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Diabetic Neuropathy

Illustration of a human foot with visible nerves highlighted representing diabetic neuropathy
Key insights into diabetic neuropathy reveal how early actions can prevent nerve damage; discover the lifestyle changes that make a difference.

What is Diabetic Neuropathy

Diabetic neuropathy is a nerve damage condition caused by high blood sugar levels in people with diabetes. It affects the peripheral and central nervous systems. The most commonly damaged areas are the legs, feet, hands and arms.


Diabetic neuropathy is caused by:

  • Prolonged high blood sugar weakens blood vessels (capillaries) supplying nerves, leading to nerve damage and disrupted signaling (damages capillaries supplying nerves, disrupts nerve signaling)
  • Further capillary damage limits nutrients and oxygen to nerves, increasing risk of damage (limits nerve nutrients and oxygen, increases nerve damage risk)
  • Poor blood sugar control, long diabetes duration, kidney disease, obesity, and smoking heighten likelihood of developing it (poor control, long duration, kidney disease, obesity, smoking increase likelihood)


Common diabetic neuropathy symptoms include:

  • Sensory changes like numbness, tingling, burning or painful sensations in hands and feet (impacts balance and coordination)
  • Muscle weakness affecting coordination and daily tasks
  • Autonomic issues like digestive, cardiovascular, sexual problems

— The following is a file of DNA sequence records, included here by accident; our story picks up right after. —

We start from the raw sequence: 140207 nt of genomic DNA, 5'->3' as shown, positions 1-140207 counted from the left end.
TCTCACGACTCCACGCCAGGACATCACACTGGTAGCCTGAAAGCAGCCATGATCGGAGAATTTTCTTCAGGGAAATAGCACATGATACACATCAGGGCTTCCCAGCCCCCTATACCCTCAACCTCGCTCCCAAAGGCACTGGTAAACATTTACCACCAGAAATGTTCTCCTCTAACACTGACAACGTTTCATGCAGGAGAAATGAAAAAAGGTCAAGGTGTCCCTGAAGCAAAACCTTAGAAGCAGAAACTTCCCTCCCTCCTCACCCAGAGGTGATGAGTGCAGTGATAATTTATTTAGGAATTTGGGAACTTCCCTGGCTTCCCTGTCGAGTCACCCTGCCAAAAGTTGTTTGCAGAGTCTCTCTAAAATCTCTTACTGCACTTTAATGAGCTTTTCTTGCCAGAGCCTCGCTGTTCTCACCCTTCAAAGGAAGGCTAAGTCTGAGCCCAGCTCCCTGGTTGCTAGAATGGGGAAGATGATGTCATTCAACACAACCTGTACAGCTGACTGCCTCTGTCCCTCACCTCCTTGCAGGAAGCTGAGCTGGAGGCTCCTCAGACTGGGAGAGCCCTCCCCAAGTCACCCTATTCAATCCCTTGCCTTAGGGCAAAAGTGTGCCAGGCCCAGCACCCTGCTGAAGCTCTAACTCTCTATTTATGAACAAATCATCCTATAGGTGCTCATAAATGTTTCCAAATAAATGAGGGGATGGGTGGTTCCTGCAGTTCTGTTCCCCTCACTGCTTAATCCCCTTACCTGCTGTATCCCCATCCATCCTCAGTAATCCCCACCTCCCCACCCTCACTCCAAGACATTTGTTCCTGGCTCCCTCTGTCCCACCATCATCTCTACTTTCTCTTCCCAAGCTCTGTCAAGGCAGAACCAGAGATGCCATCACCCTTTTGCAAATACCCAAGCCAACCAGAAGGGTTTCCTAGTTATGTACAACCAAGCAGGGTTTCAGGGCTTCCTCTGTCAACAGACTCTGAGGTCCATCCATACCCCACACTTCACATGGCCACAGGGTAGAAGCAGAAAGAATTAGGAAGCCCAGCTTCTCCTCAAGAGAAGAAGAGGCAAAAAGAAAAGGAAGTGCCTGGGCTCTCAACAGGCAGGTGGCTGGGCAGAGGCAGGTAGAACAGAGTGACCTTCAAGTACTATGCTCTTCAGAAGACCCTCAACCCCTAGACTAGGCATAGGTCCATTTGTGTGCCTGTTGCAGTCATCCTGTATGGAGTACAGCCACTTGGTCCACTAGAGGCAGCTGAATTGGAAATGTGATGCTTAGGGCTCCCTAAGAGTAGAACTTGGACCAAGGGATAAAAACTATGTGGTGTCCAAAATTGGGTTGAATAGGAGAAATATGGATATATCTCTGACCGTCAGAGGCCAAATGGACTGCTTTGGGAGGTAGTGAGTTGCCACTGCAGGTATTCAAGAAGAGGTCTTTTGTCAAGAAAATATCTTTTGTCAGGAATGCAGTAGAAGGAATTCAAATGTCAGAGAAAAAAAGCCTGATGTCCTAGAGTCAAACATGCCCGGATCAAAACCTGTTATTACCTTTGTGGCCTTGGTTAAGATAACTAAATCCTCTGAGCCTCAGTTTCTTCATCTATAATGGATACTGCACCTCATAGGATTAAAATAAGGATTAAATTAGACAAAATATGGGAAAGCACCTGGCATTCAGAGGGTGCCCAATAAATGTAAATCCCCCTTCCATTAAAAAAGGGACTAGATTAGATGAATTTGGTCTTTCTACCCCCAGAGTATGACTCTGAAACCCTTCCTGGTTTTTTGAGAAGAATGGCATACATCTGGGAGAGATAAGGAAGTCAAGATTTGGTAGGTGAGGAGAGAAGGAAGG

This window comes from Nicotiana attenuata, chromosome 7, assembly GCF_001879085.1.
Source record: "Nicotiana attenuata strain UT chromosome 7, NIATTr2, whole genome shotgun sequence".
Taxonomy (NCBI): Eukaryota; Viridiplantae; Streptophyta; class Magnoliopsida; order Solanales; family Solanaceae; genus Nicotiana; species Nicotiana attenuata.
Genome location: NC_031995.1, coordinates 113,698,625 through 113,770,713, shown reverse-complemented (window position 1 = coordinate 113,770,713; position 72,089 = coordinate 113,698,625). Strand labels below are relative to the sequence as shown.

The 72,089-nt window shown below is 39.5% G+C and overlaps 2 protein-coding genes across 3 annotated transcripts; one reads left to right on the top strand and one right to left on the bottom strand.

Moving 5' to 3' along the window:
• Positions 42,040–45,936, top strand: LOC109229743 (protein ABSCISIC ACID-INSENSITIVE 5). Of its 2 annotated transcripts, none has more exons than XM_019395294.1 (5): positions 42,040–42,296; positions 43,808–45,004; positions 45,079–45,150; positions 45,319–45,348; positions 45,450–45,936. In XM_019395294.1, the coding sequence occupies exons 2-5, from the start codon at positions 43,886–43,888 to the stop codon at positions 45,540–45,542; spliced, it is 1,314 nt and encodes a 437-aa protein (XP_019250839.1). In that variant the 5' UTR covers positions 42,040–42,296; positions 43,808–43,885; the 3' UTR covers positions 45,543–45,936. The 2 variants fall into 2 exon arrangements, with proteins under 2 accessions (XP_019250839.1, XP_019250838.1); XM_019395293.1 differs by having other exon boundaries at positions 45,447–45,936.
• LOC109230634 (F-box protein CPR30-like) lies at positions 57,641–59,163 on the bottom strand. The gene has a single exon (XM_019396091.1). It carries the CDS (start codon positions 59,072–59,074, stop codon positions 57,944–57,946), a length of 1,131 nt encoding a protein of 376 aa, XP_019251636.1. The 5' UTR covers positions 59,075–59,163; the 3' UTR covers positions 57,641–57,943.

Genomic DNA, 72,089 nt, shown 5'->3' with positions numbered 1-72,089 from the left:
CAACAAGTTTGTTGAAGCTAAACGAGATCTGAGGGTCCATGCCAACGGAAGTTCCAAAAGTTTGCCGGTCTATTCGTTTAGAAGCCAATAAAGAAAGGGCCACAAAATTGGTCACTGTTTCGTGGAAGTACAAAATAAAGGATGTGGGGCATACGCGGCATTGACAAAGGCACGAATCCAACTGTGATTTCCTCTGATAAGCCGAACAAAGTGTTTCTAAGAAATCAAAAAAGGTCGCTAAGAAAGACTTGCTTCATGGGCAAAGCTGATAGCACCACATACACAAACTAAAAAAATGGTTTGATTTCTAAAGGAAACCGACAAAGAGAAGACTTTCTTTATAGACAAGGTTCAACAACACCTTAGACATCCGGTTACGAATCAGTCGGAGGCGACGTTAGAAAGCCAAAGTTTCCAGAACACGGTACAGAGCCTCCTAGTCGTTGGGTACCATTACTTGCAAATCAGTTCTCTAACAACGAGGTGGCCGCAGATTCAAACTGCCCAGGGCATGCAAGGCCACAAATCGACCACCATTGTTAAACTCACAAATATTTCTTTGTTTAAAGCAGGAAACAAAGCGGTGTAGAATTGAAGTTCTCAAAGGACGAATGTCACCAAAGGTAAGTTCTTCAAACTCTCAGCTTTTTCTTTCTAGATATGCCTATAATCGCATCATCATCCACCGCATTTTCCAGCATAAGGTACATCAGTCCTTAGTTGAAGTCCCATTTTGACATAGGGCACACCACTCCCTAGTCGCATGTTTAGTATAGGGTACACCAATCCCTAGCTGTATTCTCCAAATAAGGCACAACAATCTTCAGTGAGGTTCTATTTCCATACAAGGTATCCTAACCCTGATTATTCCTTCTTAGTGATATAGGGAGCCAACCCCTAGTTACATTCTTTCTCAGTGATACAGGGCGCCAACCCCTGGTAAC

Diabetic neuropathy testing involves:

  • Nerve conduction and EMG to measure nerve function and muscle health (diagnose severity and areas of nerve damage)
  • Autonomic testing for heart rate, blood pressure, sweating abnormalities (checks nervous system controlling involuntary functions)
  • Blood tests and physical exam assessing related conditions, reflexes, strength, touch sensitivity (reveal contributing factors and impact)


Managing diabetic neuropathy involves:

  • Medications like pain relievers, anti-seizure, antidepressants to control nerve pain
  • Topical treatments such as capsaicin cream targeting discomfort areas
  • Physical therapy for strengthening muscles, mobility, balance
  • Lifestyle changes to control blood sugar, blood pressure, cholesterol (key for symptom management and preventing further nerve damage)


The prognosis depends on:

  • Symptom severity and neuropathy type (mild symptoms indicate better outlook)
  • Early detection and proper management (monitoring and treatment adjustments improve outcomes)
  • Development of complications like sensation/movement issues (promptly addressing complications is critical)


Preventing diabetic neuropathy involves:

  • Adopting routine foot checks, healthy diet, exercise for blood sugar control
  • Seeking early medical evaluation at first signs of nerve issues
  • Complying with medications, exams, neurological test recommendations

Proper lifestyle changes and diligent diabetes management, coupled with early intervention, are key to preventing diabetic neuropathy or stopping its progression.


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